Markets, investing and what matters most:
Quarter in review Q1, 2022
By ATB Wealth 19 April 2022 6 min read
Written by Roger Lydiatt, CFA, CFP, co-authored by Tyler Simms, CFA, CFP on behalf of Private Investment Counsel (PIC), ATB Wealth’s discretionary portfolio management team. PIC specializes in working with ATB’s high-net-worth private clients and institutions.
Quick take on the quarter
The first quarter of 2022 presented a sober reality for investors after a nearly two-year party for markets propelled by low interest rates, strong corporate earnings and healthy household balance sheets. Investors faced the prospect of increasing interest rates climbing back to normal levels to prevent overheating in the economy. As a result, both bond and equity markets stirred materially for the first time since early 2020. Later in the quarter, the Russian invasion of Ukraine shocked the world and added another layer of uncertainty to a global economy cautiously emerging from the pandemic and facing inflationary pressures stemming from supply chain abnormalities. The quarter ended with markets having recouped some of their losses and, in hindsight, provided a useful reminder to both rookie and veteran investors alike that a well-diversified portfolio is essential to protecting and growing capital over the long term.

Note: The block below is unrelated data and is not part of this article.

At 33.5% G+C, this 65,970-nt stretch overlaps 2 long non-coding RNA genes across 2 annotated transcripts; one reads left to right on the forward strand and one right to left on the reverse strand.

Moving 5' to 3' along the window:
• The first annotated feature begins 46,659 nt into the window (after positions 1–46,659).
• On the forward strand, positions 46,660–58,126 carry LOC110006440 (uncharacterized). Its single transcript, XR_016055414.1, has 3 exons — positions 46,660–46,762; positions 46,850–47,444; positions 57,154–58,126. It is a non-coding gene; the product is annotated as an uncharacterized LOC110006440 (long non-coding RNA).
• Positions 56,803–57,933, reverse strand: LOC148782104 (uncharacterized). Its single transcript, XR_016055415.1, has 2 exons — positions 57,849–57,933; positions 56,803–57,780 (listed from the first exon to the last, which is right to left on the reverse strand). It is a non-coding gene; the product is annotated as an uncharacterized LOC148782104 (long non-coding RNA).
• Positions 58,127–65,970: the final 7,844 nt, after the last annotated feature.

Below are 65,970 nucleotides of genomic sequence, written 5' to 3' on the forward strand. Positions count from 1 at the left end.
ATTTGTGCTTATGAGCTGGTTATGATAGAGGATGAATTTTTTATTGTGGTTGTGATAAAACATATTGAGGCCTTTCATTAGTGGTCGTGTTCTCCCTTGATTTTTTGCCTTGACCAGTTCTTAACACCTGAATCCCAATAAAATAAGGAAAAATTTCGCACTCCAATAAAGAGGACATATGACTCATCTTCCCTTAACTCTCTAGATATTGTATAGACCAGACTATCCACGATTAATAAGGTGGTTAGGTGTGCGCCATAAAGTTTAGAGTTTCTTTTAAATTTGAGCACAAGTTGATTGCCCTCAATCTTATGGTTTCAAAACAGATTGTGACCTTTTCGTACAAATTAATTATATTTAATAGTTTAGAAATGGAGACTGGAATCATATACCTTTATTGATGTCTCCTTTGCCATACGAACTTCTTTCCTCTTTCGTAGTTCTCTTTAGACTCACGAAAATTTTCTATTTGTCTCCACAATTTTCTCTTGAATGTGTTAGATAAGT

Headlines that mattered this quarter
- Russian invasion of Ukraine: The Feb. 24 invasion kicked off the largest humanitarian crisis since the Second World War. Global investors began to process the implications of the war and what cutting Russia off from the world economy would mean for globalization, global security and the energy supply chain.
- Inflation: CPI inflation hit 5.7% in February, well above the 1 to 3% target range established by the Bank of Canada.
- Interest rates: In an effort to address mounting inflation without stalling the economy, both Canadian (March 2) and American (March 16) central banks raised interest rates by 0.25%. More rate increases are expected throughout 2022.
- COVID-19: Many countries began to lift restrictions, while new waves of the virus caused countries such as China to commit to strict new lockdowns.